American History in 17 syllables and 140 characters
For historian H. W. Brands, there are many ways to write about history. When teaching his students at the University of Texas the different tried and true formats for a good paper, Brands, who is known for his books “Andrew Jackson” and “The Age of Gold” to name a few, likes to emphasize that any form is acceptable.
“If you wanted to, you could write history in Haiku,” Brands told chief arts correspondent Jeffrey Brown. “I’ve been saying this for some years when one semester, one bright student said, ‘Well, Professor Brands, have you ever written history in haiku.’”
This challenge happened to coincide with the advent of Twitter and thus, “History in Haiku,” a chronological telling of North America’s past, was born.
Listen to chief arts correspondent Jeffrey Brown’s conversation with H. W. Brand about the origins and lessons learned for History in Haiku.
“I’ve observed that the forms available to writers have changed over time and I thought one of the most radical changes was Twitter, the idea that you would send this message in a 140 characters. It occurred to me that the 17 syllables in a haiku fit conveniently in 140 characters of twitter.”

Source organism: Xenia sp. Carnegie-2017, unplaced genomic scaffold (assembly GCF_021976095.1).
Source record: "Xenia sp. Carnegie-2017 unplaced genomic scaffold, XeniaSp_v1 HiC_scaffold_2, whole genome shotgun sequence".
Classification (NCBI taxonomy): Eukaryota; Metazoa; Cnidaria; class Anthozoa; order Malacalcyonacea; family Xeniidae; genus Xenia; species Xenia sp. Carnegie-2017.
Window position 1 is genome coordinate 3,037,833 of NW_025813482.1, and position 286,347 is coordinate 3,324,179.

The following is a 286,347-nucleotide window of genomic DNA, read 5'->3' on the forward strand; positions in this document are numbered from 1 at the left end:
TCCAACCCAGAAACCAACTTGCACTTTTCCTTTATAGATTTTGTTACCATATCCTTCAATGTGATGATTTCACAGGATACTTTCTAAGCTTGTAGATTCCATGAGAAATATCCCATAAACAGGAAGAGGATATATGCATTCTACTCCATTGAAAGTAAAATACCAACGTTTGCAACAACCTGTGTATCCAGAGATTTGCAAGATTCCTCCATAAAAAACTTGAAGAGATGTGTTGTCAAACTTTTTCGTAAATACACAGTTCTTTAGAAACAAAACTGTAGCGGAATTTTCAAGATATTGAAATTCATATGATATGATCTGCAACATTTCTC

A Western empire / Suddenly offered for sale / Louisiana! (The Louisiana Purchase, 1803. HAIKU HISTORY 51)
— H. W. Brands (@hwbrands) August 5, 2011
Brands has learned lessons since his first haiku tweet in 2009. He began including parenthetical tags at the end of his tweets to help his readers recognize which historical event he was referencing. He also started slowing down his writing of history and breaking into smaller, more manageable slices.
He thinks of his haiku as a “snapshot of one moment.” Brands will write a handful at a time and then tweet one every day or so over the following weeks. For some historical events, one tweet will do. For others, it can take longer.
“I covered 10,000 years in North American history in 2 or 3 haiku, but by the time I got to the Civil War, I found, in fact, that I was losing ground. It was taking me longer to write the haiku than it was for the events to roll out,” said Brands. “The Battle of Gettysburg lasted only 3 days, but I wrote it in probably 10 or 15 haiku that were spread out over 3 weeks.”
Lincoln sighs relief / The Union is saved, at least / For a few months more. (After Gettysburg, 1863)
— H. W. Brands (@hwbrands) July 20, 2013
So what is the ultimate goal? The present.
“I don’t know how long it’s going to take and I don’t know how long twitter is going to be the social medium it is today, but haiku have been around for a long time so I think those are going to last.”